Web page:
When it comes to sex, men are celebrated but women risk punishment. 

Many think sexual repression is not a problem in our society – that these notions never reach the subconscious. Yet women can come to turn off sexual feeling, whether they realize it or not. Not feeling can be safer. 

Sex therapist, Lonnie Barbach, says that highly repressive societies create women who have difficulty climaxing, while women in non-repressive societies have regular and satisfactory orgasms.  

In 1972, when women were more penalized than they are today, a Playboy foundation survey found that more than half of single women under age 25 found their first sexual experience neutral or unpleasant. Only 20% found sex highly pleasurable.

Things may not be as bad today. Indiana University’s recently released sex survey found that 58% of women in their 20s had had an orgasm the last time they had sex. But when that compares with 96% of their male counterparts, we see the tell-tale signs of continuing repression.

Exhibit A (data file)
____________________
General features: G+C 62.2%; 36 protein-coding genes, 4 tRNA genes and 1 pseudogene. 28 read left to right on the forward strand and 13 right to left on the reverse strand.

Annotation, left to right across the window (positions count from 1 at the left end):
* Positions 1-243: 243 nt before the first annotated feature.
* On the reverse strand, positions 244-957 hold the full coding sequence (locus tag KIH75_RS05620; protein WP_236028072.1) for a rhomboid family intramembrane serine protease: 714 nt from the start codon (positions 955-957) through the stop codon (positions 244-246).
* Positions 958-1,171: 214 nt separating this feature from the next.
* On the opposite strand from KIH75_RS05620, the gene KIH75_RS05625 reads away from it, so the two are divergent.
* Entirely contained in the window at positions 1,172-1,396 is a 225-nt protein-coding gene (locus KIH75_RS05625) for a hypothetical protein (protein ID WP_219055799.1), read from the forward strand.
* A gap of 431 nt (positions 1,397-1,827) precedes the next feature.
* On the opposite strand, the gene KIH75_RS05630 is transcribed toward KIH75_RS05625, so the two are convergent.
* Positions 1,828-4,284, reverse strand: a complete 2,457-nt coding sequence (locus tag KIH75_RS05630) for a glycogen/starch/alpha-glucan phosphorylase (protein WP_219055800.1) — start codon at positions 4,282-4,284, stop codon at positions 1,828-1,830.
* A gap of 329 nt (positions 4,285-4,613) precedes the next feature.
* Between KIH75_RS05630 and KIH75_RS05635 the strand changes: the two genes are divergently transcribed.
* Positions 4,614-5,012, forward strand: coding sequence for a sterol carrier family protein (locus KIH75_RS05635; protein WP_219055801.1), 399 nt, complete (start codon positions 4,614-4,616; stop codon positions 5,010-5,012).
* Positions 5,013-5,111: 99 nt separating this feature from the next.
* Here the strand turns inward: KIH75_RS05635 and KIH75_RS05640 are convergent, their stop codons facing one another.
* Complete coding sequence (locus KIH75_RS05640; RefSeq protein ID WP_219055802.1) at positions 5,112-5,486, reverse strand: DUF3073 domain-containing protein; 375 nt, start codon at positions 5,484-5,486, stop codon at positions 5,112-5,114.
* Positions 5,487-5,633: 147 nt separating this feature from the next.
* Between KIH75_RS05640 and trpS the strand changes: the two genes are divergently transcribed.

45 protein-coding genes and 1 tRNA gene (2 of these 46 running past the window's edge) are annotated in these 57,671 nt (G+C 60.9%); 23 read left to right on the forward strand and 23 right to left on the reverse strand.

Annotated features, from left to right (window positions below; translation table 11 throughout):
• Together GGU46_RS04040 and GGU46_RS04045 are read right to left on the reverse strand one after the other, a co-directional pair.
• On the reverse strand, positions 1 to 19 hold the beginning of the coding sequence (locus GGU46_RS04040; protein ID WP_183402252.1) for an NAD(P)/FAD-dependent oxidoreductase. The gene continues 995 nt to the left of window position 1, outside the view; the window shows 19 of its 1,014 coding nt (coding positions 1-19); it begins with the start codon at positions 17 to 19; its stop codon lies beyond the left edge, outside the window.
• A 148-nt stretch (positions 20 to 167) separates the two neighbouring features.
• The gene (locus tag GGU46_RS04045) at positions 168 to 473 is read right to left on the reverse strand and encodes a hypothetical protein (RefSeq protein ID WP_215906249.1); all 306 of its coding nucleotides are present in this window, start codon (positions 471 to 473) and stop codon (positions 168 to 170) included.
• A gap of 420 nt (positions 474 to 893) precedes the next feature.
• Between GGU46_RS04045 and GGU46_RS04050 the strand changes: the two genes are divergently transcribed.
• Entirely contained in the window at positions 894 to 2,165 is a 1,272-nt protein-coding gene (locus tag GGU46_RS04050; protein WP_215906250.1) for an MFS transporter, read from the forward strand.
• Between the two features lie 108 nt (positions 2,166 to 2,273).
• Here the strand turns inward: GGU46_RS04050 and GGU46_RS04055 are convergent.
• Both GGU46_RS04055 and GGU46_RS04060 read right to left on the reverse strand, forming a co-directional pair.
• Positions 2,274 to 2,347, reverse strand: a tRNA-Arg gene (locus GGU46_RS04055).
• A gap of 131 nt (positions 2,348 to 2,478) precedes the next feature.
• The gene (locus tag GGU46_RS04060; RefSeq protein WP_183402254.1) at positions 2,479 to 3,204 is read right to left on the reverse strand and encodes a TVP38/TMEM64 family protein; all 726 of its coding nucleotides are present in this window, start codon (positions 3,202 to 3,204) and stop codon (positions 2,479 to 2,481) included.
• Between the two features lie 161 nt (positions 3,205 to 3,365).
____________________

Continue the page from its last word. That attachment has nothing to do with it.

But really, should we be surprised?  

Men who slut-shame don’t seem too worried that women won’t enjoy sex with them. After watching sex-craved porn stars, and thinking that accurately reflects women’s sexuality, perhaps they assume women can’t help but come back for more. No matter what.  

Some will interpret my observation that men are more sex-positive and more promiscuous as prescribing male behavior to everyone. As one reader put it“But I don’t want to run around like a tart!”

Actually, I want to have a conversation about the positives and negatives of so-called men’s and women’s ways of doing sex. It is certainly not better to treat people like currency – the more you bang the higher your status. But what can women learn from men, and what can men learn from women? 

Georgia Platts 

Sources: Lonnie Barbach. For Yourself. Anchor. 2000; Michael Kimmel. Guyland. Harper. 2008

Related posts on BroadBlogs  DO Women Like Sex Less Than Men? 
Sex Lessons from Mom and Dad   “Cock” vs “Down There” 
Sex: Who Gets Screwed?    Are Women Naturally Monogamous?
Surprises in Indiana University Sex Survey